It’s true that if Obama had done nothing he would have been criticized unrelentingly by the right, but that would pale in comparison to how the right will take him apart if this turns into a foreign policy failure.

His speech to the nation a week ago, despite his best efforts to circumscribe U.S. participation in this bloody internal conflict, contained hypocrisy and rested on the discredited notion of U.S. primacy in world affairs. Setting aside the extremist Bush administration, it outlined a foreign policy not that different from previous administrations. The speech had echoes of the Carter doctrine that championed intervention in the name of human rights and democracy, in contrast to the earlier foreign policy outlook of Kissinger that rested solely on “national interests.” While it may have helped his standing domestically, it was surely not good for his prestige internationally. 

The good thing in the speech was the president’s insistence that the role of the U.S. will be limited. While I hope that is the case, not everybody in policy circles is necessarily of this mind. And even in the best of circumstances, it won’t happen without a popular chorus from across the country insisting on a peaceful resolution of this conflict – and, in a larger sense, recognizing the right of the Arab countries suffering so long under autocratic and imperialist rule to determine their own future free of outside interference.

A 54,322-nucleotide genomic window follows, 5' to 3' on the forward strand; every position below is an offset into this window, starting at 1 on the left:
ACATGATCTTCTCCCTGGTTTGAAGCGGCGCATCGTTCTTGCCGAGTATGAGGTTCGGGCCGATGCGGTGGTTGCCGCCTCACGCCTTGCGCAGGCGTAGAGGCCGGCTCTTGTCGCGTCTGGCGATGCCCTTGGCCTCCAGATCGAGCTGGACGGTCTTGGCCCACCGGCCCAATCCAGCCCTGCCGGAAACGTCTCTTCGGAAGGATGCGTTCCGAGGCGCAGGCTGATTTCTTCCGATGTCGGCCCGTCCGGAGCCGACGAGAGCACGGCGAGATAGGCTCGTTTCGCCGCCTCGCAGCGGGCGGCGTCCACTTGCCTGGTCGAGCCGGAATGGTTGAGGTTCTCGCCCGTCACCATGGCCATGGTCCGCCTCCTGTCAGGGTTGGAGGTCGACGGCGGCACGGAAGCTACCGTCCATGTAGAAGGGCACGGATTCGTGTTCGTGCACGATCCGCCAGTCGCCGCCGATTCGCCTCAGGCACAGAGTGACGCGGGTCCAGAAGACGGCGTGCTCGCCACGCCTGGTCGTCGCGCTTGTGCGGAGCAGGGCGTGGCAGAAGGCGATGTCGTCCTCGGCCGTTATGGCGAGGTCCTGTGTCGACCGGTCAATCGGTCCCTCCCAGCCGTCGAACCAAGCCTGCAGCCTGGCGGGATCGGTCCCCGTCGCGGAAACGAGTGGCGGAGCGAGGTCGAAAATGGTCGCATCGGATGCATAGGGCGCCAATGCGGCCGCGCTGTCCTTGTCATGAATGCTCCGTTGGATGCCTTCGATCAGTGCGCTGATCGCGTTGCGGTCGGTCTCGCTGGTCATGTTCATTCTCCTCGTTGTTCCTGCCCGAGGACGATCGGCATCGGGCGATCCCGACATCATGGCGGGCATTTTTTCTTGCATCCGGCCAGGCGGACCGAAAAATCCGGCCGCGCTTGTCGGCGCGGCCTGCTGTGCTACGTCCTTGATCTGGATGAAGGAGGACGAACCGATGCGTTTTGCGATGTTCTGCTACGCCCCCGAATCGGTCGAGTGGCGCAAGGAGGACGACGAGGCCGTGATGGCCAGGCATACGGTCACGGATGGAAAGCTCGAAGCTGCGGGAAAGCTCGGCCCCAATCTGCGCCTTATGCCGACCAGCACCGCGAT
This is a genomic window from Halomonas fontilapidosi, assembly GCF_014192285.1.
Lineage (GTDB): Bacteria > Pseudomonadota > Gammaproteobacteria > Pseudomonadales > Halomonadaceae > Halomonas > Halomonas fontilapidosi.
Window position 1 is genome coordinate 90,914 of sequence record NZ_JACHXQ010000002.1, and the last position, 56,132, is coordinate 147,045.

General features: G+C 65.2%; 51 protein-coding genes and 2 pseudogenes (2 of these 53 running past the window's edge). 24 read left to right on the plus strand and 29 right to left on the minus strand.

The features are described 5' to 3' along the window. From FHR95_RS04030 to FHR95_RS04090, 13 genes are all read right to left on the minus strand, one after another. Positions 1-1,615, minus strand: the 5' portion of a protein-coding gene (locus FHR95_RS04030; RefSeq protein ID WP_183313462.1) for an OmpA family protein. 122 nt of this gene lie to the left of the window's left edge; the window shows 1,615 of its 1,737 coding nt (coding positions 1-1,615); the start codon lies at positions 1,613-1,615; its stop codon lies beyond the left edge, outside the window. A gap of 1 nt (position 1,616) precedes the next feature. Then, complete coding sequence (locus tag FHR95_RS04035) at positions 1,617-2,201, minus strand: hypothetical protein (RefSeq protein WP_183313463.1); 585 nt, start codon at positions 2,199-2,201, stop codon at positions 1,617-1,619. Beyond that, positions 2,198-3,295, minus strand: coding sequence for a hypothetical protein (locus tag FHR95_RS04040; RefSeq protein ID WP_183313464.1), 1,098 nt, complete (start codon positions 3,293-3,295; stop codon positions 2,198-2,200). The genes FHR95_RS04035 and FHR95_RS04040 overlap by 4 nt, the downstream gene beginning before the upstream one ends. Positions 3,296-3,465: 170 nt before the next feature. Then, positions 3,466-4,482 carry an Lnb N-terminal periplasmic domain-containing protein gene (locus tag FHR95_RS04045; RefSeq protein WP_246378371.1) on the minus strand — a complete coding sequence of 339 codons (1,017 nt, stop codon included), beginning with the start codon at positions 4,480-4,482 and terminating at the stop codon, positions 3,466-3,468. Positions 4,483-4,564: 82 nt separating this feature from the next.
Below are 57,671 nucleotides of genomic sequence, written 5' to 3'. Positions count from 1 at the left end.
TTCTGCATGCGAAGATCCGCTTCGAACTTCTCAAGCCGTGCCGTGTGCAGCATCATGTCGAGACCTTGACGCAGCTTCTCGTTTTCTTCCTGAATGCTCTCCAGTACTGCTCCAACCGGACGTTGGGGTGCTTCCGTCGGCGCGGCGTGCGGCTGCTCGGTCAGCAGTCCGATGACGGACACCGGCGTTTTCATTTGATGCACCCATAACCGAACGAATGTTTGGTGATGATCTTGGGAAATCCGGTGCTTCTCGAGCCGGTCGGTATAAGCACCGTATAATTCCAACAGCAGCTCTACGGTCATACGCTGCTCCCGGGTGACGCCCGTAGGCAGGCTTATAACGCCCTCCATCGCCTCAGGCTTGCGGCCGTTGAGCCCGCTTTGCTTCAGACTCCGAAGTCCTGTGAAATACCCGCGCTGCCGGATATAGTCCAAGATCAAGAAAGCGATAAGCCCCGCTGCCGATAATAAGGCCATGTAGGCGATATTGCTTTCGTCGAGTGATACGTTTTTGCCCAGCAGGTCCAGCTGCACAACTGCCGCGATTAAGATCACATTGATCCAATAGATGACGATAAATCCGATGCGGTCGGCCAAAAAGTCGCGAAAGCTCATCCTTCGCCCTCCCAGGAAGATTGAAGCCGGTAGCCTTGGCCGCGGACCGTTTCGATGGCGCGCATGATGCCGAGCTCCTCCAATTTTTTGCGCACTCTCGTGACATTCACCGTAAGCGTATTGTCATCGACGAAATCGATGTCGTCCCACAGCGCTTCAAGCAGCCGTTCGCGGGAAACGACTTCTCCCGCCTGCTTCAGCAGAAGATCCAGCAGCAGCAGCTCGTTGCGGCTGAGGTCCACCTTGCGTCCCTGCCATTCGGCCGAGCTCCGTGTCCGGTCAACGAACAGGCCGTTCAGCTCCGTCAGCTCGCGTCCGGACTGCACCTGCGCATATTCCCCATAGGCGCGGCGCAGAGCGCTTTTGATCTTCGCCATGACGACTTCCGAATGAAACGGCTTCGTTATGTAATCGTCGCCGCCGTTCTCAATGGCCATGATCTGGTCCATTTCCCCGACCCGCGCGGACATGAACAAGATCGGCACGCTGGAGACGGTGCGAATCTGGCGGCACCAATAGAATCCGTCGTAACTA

Finally, “humanitarian intervention” for supposedly noble purposes constitutes a new challenge for the American people. More and more it will become the main discourse to legitimize intervention in regions of economic and political importance to U.S. imperialism.

I wouldn’t absolutely rule out UN-sponsored intervention in countries where the threat of genocide is imminent, but it is hard not to be suspicious of a “disinterested” U.S.-led military intervention. It is hard to believe that other alternatives under different auspices don’t exist.



Sam Webb
Sam Webb

Sam Webb is a long-time writer living in New York. Earlier, he was active in the labor movement in his home state of Maine.